In a sign that Europe's grand experiment with a constitution could unravel, France and Germany threatened on Tuesday to reject it if smaller countries continue to insist on negotiating changes designed to enhance their power.
Following a one-hour meeting with Chancellor Gerhard Schroeder of Germany at the Elysee Palace, President Jacques Chirac of France told reporters: "The chancellor and I will not accept an agreement at any price and under any conditions. We want a deal that fits with the line of thinking that we have about the Europe of tomorrow."
Schroeder chimed in, "We are totally on the same line."
Their joint stand guarantees that the EU summit meeting that opens tomorrow to resolve the remaining differences over the constitution will be fractious.
Just as important for the future of Europe, it underscores the close relationship that has been forged between their countries in the past year, often to the detriment of their other European partners.
With the EU expanding from 15 to 25 members in May and later adopting its first constitution, France and Germany are determined to preserve their position, held over the past half century, as the driving force of European integration.
To that end, they said on Tuesday they want as few changes as possible to the draft constitution that was celebrated by all EU members with champagne and Beethoven's Ode to Joy in Brussels in June.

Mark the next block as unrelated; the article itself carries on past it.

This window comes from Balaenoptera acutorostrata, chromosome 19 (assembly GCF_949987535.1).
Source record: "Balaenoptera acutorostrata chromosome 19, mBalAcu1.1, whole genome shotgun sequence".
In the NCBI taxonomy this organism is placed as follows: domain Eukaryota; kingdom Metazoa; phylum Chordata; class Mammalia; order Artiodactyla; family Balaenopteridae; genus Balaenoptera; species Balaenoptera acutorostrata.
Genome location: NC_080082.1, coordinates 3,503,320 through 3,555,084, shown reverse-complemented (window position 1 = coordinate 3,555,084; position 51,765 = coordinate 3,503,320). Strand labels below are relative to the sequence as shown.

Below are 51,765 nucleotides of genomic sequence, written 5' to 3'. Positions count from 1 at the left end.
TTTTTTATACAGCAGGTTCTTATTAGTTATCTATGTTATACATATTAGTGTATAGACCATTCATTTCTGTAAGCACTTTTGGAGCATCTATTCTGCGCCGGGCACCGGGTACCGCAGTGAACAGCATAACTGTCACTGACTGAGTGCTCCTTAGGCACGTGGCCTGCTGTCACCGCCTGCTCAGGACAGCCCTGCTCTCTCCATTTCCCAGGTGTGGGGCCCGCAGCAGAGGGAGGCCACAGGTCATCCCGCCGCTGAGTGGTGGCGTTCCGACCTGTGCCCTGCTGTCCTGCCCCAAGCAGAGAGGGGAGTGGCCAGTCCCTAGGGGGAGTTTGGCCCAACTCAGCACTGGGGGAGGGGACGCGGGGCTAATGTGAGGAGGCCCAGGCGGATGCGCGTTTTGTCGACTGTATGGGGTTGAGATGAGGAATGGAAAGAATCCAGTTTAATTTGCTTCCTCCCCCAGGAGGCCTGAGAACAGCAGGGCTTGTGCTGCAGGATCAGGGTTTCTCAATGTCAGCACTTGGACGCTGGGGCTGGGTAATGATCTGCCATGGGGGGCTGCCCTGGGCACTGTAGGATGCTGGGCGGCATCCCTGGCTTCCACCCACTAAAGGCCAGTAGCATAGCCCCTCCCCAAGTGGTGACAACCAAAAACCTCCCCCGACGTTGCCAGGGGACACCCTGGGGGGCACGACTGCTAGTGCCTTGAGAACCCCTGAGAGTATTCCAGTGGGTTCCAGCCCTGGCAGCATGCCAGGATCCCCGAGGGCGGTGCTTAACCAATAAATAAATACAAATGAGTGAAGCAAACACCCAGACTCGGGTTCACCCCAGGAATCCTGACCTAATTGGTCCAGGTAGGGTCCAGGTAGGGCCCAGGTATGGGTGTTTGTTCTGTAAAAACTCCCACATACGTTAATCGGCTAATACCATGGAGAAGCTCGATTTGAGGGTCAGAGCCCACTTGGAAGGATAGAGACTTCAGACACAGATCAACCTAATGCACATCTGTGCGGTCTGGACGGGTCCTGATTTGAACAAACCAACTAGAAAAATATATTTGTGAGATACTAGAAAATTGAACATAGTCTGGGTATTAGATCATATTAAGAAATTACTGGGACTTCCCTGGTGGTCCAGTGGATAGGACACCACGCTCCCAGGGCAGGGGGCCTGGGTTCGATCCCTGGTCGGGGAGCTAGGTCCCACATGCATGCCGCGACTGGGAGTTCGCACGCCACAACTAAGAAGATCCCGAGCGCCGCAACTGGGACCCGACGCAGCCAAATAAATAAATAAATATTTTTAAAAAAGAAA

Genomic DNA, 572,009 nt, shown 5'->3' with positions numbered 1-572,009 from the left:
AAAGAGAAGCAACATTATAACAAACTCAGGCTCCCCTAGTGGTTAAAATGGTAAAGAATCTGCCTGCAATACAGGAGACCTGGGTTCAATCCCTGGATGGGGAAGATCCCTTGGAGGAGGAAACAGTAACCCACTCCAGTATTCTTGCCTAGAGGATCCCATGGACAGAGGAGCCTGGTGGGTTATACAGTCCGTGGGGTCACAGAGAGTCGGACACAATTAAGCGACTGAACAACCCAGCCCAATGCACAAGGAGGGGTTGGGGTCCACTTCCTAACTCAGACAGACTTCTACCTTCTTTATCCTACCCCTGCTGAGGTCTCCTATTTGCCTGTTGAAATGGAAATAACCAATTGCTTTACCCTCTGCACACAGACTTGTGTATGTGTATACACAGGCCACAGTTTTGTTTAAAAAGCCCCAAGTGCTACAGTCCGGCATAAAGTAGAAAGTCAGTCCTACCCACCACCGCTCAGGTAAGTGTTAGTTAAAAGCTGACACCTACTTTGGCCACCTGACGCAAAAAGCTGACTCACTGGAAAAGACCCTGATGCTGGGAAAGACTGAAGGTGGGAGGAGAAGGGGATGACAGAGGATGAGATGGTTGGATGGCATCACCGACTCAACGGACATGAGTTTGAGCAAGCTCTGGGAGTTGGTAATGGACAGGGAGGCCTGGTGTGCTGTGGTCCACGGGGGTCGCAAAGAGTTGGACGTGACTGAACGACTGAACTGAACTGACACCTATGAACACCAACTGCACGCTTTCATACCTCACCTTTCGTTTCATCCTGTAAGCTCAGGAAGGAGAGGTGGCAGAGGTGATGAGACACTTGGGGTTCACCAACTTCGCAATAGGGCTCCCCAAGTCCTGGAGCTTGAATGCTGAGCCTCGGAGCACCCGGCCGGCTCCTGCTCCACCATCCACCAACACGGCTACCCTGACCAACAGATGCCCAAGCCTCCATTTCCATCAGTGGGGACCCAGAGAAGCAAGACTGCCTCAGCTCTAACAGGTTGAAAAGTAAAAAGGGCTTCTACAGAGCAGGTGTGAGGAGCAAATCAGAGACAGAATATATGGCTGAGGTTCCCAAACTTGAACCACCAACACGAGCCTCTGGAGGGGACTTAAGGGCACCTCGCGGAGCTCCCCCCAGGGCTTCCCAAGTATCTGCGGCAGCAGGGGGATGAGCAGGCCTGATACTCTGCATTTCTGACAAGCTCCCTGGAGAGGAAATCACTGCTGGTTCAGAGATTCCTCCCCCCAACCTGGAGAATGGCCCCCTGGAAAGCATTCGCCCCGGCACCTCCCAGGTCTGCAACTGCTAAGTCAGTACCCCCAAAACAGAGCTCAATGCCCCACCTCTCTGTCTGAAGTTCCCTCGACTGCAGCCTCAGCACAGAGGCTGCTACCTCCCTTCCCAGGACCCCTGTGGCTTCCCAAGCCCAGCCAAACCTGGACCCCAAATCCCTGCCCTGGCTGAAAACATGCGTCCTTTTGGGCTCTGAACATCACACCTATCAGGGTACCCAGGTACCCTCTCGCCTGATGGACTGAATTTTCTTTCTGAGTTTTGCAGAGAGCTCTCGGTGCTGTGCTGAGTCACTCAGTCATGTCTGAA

The most contentious unresolved constitutional issues involve the distribution of power among large and small states. At the time the draft constitution was approved, for example, Spain and Poland vowed to amend it to preserve complex voting rights that give them power disproportionate to their populations.
Chirac on Tuesday called on Spain and Poland to "make a gesture" in the negotiations. Asked whether there would be an agreement if their demands were not dropped, Chirac replied, "I'm not certain about it."
Once again, Schroeder was the echo, saying, "I have nothing to add."
Since 2001, the two leaders have made it a practice to get together with their foreign ministers over a meal every four to six weeks; Tuesday's meeting and lunch was one such gathering. But until last year, their personal relationship was described as awkward, even tense. Now they greet each other with bear hugs and beer. On Tuesday, Schroeder even brought Chirac a Christmas present: an eighth-century Chinese terra cotta figure to add to his collection of Asian art.
Their joint declaration on the constitution is just the latest of a string of examples of their collaboration to maximize the power and leverage of their countries.
The first concrete example came in October last year, when Chirac and Schroeder, on the eve of a summit meeting, unexpectedly reached agreement on blocking reform of the EU's costly agricultural subsidy program until 2006.
In January, to celebrate the 40th anniversary of the Elysee Treaty that pledged friendship between the two countries, the German government and Bundestag moved to Paris for the day for a joint Cabinet meeting and joint session of the two countries' parliaments.
The US-led war against Iraq, which the two leaders opposed, strengthened their unity by pitting them against Britain, Spain, Italy, Poland and other central European countries, which supported it.
In October, in an act fraught with political symbolism, Schroeder asked Chirac to stand in for him on the second day of the EU summit meeting in Brussels.